Most people experience sexual health problems at some point in their lives. Some sexual health problems that can affect males include persistent difficulties with erections and ejaculation or a lack of sexual desire.
These problems can occur for various reasons, such as underlying medical conditions, medications, mental health issues, or relationship problems.
After addressing any underlying causes, doctors can easily treat most sexual health problems.
This article looks at the types of sexual health problems males may experience, treatments, and tips to help prevent them.
A note about sex and gender
Sex and gender exist on spectrums. This article will use the terms “male,” “female,” or both to refer to sex assigned at birth. Click here to learn more.
The term sexual dysfunction refers to any problems related to sexual activity. These problems may interrupt or hinder sexual activity or prevent a person from wanting or enjoying sex.
A person experiencing sexual dysfunction may have problems with:
- Sexual desire: A person who experiences problems with sexual desire may have little or no interest in sex that is not typical for them. It is different from asexuality, which is a sexual orientation.
- Arousal: A person may experience desire and be emotionally in the mood for sex, but their body does not respond.
- Orgasm: A person may be in the mood and able to have sex but may not be able to climax or achieve orgasm.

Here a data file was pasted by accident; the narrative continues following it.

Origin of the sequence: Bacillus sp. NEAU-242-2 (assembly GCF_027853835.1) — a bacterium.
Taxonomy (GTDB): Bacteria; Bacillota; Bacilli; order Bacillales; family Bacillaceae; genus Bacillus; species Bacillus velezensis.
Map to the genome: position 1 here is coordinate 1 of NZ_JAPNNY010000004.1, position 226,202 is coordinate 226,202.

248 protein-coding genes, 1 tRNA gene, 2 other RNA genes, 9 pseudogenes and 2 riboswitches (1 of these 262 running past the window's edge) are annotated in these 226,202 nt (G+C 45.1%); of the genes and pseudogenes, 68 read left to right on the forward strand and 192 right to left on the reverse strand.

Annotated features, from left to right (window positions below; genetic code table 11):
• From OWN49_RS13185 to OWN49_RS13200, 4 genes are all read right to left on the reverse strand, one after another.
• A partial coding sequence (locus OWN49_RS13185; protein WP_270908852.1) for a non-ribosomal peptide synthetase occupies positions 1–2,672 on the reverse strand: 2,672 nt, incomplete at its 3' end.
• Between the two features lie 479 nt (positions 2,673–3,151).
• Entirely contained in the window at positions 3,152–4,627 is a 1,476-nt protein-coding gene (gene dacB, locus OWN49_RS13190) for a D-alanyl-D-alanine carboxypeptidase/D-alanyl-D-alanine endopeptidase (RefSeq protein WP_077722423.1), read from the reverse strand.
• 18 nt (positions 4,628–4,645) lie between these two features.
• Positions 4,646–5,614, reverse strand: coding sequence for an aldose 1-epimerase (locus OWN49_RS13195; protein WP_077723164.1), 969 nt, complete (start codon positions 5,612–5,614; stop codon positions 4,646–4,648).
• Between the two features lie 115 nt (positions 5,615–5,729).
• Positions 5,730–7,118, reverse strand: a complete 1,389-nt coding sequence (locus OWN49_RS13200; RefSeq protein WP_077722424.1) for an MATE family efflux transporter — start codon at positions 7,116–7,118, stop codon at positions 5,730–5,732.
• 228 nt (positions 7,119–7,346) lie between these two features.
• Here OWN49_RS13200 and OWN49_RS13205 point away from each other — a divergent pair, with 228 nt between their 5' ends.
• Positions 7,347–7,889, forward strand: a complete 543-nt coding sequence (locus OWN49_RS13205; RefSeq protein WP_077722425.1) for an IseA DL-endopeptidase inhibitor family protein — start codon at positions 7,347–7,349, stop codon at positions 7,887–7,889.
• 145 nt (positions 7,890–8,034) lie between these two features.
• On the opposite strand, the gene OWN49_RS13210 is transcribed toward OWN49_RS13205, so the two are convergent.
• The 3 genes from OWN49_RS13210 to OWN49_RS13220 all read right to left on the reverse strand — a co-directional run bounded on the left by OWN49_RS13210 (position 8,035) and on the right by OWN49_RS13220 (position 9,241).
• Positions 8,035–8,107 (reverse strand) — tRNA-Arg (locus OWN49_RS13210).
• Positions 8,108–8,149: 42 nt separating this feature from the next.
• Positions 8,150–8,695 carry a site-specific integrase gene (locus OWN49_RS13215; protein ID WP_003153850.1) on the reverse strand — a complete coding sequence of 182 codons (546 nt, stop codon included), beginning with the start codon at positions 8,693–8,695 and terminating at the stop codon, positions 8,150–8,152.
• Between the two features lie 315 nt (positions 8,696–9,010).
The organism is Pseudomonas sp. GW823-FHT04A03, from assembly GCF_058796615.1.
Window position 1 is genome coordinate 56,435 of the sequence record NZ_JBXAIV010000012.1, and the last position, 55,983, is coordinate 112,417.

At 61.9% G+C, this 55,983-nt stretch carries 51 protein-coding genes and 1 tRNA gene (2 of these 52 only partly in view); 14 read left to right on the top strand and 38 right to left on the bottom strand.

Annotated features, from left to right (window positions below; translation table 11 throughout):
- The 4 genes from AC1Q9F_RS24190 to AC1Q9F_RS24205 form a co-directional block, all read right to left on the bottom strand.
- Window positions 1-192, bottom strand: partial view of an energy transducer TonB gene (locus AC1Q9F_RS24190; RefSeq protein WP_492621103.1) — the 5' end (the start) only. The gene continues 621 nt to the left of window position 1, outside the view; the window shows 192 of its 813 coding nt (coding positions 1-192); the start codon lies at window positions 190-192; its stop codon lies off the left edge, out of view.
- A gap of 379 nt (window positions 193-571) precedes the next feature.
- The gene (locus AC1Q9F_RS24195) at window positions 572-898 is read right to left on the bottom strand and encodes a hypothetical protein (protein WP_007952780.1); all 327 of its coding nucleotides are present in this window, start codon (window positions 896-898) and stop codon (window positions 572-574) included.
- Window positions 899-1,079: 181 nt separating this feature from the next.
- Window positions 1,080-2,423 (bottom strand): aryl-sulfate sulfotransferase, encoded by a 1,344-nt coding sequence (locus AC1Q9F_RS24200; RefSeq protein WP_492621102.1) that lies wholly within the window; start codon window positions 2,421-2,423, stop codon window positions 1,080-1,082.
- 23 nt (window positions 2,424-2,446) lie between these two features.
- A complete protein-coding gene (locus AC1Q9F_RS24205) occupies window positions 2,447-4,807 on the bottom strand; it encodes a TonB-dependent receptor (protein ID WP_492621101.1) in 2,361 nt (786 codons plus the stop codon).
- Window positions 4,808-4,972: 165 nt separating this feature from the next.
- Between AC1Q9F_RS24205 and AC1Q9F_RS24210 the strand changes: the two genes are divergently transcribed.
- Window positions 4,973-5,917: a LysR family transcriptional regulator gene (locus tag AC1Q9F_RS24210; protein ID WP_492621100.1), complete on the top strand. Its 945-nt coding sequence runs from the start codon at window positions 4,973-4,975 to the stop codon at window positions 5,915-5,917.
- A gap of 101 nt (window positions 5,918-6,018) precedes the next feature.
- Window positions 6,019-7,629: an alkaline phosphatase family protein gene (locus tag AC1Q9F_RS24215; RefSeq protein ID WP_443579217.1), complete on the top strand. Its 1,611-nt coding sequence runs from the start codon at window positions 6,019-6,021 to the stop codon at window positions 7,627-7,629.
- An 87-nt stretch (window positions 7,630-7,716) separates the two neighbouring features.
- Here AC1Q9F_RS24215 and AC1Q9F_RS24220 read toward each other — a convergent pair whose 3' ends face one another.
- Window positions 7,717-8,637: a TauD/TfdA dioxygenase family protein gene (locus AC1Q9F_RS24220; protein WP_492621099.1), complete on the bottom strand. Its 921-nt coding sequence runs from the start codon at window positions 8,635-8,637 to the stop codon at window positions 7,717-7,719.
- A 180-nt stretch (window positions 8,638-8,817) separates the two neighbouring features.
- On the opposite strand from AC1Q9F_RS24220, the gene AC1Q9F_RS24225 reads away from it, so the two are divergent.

Dealing with sexual dysfunction can be difficult and stressful, but there are treatment options.
Sexual dysfunction can affect people of all ages, but the likelihood of experiencing sexual problems
This section looks at the different types of sexual problems a person may experience and how a person can treat them.
Erectile dysfunction (ED) is a recurring problem with achieving or maintaining an erection that is hard enough for sex.
According to the Urology Care Foundation (UCF), ED is the most common sexual problem that males report to a healthcare professional. UCF estimates that ED affects around 30 million males.
- cannot achieve an erection at any time
- can achieve an erection, but it does not stay long enough to have sex
- can achieve an erection sometimes, but not every time they wish to have sex
ED can be a symptom of another underlying condition or health-related factor. According to the National Institute of Health (NIH), males with type 2 diabetes are 2–3 times more likely to develop ED than males without diabetes.
ED can affect older or younger males.
Learn about how age affects ED here.
Treating erectile dysfunction
Treatment for ED may include:
- Lifestyle changes: A doctor may recommend exercise, healthy eating, and quitting smoking.
- Medications: These can include medications that increase blood flow to the penis, such as Viagra. A doctor may prescribe testosterone if the person has low testosterone levels in their blood.
- Penile injections or suppositories: Injecting medicine directly into the penis may help a person achieve an erection. A person can also insert a suppository into their urethra. Medications for this purpose include alprostadil and more.
- Penis pumps: These are tube-like devices that can help create and sustain an erection by pulling blood into the penis.
- Surgery: This should be a last resort if all other treatments have failed. Surgery may involve inserting penile implants to make the penis erect.